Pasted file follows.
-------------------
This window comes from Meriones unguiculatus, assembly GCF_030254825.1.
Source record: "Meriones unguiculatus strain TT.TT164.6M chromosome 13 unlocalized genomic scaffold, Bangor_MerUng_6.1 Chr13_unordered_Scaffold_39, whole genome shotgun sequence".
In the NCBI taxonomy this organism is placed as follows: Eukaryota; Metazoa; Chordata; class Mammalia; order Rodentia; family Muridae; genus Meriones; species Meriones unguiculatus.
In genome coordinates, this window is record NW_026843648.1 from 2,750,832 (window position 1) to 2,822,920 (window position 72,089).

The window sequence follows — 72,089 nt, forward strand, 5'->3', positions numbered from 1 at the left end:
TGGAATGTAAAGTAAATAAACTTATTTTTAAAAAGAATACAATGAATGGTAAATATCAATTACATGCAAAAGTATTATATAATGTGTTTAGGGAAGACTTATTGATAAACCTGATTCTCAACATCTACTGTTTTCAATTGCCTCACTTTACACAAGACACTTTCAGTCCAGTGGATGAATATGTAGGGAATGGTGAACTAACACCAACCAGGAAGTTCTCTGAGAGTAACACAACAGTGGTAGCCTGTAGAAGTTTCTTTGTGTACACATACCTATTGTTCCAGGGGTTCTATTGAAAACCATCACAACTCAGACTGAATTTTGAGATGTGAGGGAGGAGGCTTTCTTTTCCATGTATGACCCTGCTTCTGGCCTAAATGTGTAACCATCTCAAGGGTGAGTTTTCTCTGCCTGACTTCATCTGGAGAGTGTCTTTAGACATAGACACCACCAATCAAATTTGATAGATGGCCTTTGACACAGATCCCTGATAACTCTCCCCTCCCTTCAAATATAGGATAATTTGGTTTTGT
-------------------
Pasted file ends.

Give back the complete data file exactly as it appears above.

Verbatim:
This window comes from Meriones unguiculatus, assembly GCF_030254825.1.
Source record: "Meriones unguiculatus strain TT.TT164.6M chromosome 13 unlocalized genomic scaffold, Bangor_MerUng_6.1 Chr13_unordered_Scaffold_39, whole genome shotgun sequence".
In the NCBI taxonomy this organism is placed as follows: Eukaryota; Metazoa; Chordata; class Mammalia; order Rodentia; family Muridae; genus Meriones; species Meriones unguiculatus.
In genome coordinates, this window is record NW_026843648.1 from 2,750,832 (window position 1) to 2,822,920 (window position 72,089).

The window sequence follows — 72,089 nt, forward strand, 5'->3', positions numbered from 1 at the left end:
TGGAATGTAAAGTAAATAAACTTATTTTTAAAAAGAATACAATGAATGGTAAATATCAATTACATGCAAAAGTATTATATAATGTGTTTAGGGAAGACTTATTGATAAACCTGATTCTCAACATCTACTGTTTTCAATTGCCTCACTTTACACAAGACACTTTCAGTCCAGTGGATGAATATGTAGGGAATGGTGAACTAACACCAACCAGGAAGTTCTCTGAGAGTAACACAACAGTGGTAGCCTGTAGAAGTTTCTTTGTGTACACATACCTATTGTTCCAGGGGTTCTATTGAAAACCATCACAACTCAGACTGAATTTTGAGATGTGAGGGAGGAGGCTTTCTTTTCCATGTATGACCCTGCTTCTGGCCTAAATGTGTAACCATCTCAAGGGTGAGTTTTCTCTGCCTGACTTCATCTGGAGAGTGTCTTTAGACATAGACACCACCAATCAAATTTGATAGATGGCCTTTGACACAGATCCCTGATAACTCTCCCCTCCCTTCAAATATAGGATAATTTGGTTTTGT